Archive for the ‘Visual Studio’ Category

Executing PowerShell in a Post-Build Event

This is another one of those tasks where I thought it should be simple. That should be a red flag right there. I ended up spending way too much time on this, and as it turns out it is really only a matter of syntax. I ran across a lot of incorrect information out there, so I figured I should post this and help make the links to the right content easier to find.

I was actually building my own cmdLet for PowerShell in C#, and decided I should deploy it using PowerShell, which seemed appropriate. For me, the basic stumbling block for getting this working was quotes. I had multiple paths in my script, all of which had spaces in them, which necessitated the use of nested quotes. This was quite hard to figure out, but Philippe had the right information. He also pointed to this article, which had a thorough explanation of how to call PowerShell from the command line, which is essentially what you are doing inside a post-build event.

Since my cmdLet was really for SharePoint, I later figured out how to add it using the SharePoint 2010 project type in Visual Studio and some declarative XML, making all the previous pain a moot point.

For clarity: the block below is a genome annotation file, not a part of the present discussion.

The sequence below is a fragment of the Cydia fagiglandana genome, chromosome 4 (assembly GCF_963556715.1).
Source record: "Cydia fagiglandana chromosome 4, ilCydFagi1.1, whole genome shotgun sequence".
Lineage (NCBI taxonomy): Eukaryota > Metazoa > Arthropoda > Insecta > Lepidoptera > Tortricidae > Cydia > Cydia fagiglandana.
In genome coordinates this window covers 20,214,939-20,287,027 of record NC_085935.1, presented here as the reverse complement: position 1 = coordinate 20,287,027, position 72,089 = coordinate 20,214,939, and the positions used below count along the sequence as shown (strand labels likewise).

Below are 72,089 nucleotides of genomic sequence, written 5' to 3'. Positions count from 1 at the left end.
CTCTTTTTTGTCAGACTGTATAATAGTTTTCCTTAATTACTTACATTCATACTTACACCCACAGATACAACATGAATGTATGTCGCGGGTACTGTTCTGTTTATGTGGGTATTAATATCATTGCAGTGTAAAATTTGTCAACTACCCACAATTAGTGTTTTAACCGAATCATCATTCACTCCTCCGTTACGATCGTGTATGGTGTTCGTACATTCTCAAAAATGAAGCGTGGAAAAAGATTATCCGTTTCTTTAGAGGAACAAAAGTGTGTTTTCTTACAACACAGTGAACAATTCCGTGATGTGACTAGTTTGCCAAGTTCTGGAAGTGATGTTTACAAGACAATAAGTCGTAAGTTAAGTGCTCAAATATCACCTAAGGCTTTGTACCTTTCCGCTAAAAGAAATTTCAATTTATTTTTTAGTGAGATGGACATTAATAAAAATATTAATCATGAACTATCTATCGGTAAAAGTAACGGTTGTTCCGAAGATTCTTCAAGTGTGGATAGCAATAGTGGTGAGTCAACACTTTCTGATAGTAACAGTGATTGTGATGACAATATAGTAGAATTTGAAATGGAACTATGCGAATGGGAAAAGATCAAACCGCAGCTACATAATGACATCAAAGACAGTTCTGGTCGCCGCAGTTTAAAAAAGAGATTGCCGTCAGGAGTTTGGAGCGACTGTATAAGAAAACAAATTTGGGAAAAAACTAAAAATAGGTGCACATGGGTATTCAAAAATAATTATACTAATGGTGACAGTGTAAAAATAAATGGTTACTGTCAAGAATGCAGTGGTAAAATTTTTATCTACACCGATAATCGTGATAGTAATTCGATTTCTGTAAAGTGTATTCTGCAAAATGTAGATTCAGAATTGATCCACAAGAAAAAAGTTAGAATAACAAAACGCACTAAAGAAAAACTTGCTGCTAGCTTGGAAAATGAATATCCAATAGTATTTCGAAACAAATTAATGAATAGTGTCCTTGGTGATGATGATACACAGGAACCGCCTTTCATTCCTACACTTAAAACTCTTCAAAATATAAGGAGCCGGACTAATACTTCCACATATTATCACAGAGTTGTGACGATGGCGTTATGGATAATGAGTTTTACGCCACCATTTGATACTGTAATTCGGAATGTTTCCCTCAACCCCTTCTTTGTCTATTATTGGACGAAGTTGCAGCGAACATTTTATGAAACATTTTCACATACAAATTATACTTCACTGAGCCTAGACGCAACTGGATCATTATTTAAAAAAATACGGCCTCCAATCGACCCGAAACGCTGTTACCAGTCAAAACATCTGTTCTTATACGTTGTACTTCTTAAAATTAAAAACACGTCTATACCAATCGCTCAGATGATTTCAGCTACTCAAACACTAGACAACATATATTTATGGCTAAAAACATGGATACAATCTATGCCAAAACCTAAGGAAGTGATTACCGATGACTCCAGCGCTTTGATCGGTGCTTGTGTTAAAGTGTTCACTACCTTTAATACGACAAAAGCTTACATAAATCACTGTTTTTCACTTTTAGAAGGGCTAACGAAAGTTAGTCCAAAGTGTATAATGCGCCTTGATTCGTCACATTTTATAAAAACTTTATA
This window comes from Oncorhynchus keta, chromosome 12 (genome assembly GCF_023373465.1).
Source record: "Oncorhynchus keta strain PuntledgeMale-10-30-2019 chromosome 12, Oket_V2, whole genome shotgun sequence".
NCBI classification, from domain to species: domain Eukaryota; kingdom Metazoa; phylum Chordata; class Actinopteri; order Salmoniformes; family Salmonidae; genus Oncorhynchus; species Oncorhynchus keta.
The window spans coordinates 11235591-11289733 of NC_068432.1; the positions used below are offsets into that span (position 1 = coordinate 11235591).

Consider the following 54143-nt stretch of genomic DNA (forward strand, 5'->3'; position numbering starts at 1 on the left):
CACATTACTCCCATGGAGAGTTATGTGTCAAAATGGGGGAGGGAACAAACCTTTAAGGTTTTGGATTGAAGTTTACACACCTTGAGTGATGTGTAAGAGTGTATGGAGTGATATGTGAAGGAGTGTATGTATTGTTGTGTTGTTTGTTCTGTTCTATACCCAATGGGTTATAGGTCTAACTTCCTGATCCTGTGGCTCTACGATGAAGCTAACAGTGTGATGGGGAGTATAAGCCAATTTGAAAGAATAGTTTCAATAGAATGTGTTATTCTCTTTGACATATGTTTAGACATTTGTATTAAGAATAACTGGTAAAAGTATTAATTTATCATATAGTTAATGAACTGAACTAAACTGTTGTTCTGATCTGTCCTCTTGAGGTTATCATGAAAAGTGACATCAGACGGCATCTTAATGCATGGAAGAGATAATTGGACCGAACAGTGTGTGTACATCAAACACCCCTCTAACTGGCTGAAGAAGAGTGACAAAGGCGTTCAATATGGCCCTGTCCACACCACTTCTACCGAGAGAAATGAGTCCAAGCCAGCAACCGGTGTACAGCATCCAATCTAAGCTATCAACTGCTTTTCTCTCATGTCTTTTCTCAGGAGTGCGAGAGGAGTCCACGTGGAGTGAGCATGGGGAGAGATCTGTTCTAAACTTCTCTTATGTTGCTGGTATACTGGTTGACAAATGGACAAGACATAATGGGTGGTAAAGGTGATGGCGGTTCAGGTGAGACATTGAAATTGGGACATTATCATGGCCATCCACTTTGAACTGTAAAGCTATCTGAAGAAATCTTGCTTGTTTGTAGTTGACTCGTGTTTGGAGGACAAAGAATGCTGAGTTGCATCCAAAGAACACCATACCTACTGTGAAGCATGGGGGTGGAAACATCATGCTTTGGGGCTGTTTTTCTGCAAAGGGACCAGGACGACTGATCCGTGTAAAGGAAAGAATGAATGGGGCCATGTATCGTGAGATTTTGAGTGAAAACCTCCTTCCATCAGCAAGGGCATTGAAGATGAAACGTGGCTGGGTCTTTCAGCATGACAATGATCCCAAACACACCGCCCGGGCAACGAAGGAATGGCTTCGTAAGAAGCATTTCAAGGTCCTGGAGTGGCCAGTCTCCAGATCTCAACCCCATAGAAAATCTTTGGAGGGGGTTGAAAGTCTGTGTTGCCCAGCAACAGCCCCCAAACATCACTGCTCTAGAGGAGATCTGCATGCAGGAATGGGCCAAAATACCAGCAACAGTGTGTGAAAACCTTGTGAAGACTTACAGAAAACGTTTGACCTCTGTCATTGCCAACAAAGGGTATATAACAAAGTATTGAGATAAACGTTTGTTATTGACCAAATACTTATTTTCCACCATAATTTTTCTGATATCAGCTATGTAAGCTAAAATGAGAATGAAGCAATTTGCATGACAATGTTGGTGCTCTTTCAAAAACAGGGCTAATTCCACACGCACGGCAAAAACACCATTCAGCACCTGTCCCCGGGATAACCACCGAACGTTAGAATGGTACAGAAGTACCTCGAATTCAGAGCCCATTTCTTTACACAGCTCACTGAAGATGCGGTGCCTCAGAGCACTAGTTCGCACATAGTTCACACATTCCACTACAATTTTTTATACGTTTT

Discovering the PublicKeyToken of Your Assembly

For many reasons, I often need the PublicKeyToken of a signed assembly, such as creating custom controls or working with a product like SharePoint. Typically this information ends up in a .config file, but in my case I’m exploring Custom Data Generators for Visual Studio 2010 and need this info for an XML file Visual Studio uses. In the past, I’ve always used Reflector to figure out the PublicKeyToken. But in reading the MSDN docs about Custom Data Generators, I stumbled upon a way to do it right in Visual Studio from the Command Window.

Open a Command Window (View menu –> Other Windows –> Command Window). At the prompt type something like this:

? System.Reflection.Assembly.LoadFrom(@”<path>”).FullName

where the path is obviously the path to your own DLL (like C:\Users\dtruxall\Documents\Visual Studio 2010\Projects\DemoGenerator\DemoGenerator\bin\Debug\DemoGenerator.dll). If you get the path correct, the Command Window gives output like this: